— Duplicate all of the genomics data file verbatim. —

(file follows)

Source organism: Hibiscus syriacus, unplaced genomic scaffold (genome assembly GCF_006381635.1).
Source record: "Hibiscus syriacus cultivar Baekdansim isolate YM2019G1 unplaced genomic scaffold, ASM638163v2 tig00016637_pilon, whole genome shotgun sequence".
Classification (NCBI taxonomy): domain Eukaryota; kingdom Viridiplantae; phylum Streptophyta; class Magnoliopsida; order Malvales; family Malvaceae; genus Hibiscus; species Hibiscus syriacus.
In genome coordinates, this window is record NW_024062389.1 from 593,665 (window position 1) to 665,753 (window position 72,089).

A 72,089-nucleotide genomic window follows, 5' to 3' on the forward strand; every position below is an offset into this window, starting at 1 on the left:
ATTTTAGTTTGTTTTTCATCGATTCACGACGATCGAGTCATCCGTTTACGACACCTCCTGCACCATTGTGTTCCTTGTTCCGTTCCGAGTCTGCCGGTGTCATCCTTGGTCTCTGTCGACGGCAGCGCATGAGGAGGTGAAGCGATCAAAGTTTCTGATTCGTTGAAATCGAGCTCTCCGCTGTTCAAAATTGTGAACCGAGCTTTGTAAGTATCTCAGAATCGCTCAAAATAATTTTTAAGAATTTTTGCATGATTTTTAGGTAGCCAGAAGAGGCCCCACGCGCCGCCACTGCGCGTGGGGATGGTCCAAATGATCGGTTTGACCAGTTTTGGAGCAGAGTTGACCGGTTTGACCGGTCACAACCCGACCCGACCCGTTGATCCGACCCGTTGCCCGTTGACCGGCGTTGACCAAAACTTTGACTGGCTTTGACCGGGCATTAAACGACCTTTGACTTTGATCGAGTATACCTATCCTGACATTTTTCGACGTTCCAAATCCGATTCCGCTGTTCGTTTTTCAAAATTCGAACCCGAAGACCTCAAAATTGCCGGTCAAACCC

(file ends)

Source organism: Hibiscus syriacus, unplaced genomic scaffold (genome assembly GCF_006381635.1).
Source record: "Hibiscus syriacus cultivar Baekdansim isolate YM2019G1 unplaced genomic scaffold, ASM638163v2 tig00016637_pilon, whole genome shotgun sequence".
Classification (NCBI taxonomy): domain Eukaryota; kingdom Viridiplantae; phylum Streptophyta; class Magnoliopsida; order Malvales; family Malvaceae; genus Hibiscus; species Hibiscus syriacus.
In genome coordinates, this window is record NW_024062389.1 from 593,665 (window position 1) to 665,753 (window position 72,089).

A 72,089-nucleotide genomic window follows, 5' to 3' on the forward strand; every position below is an offset into this window, starting at 1 on the left:
ATTTTAGTTTGTTTTTCATCGATTCACGACGATCGAGTCATCCGTTTACGACACCTCCTGCACCATTGTGTTCCTTGTTCCGTTCCGAGTCTGCCGGTGTCATCCTTGGTCTCTGTCGACGGCAGCGCATGAGGAGGTGAAGCGATCAAAGTTTCTGATTCGTTGAAATCGAGCTCTCCGCTGTTCAAAATTGTGAACCGAGCTTTGTAAGTATCTCAGAATCGCTCAAAATAATTTTTAAGAATTTTTGCATGATTTTTAGGTAGCCAGAAGAGGCCCCACGCGCCGCCACTGCGCGTGGGGATGGTCCAAATGATCGGTTTGACCAGTTTTGGAGCAGAGTTGACCGGTTTGACCGGTCACAACCCGACCCGACCCGTTGATCCGACCCGTTGCCCGTTGACCGGCGTTGACCAAAACTTTGACTGGCTTTGACCGGGCATTAAACGACCTTTGACTTTGATCGAGTATACCTATCCTGACATTTTTCGACGTTCCAAATCCGATTCCGCTGTTCGTTTTTCAAAATTCGAACCCGAAGACCTCAAAATTGCCGGTCAAACCC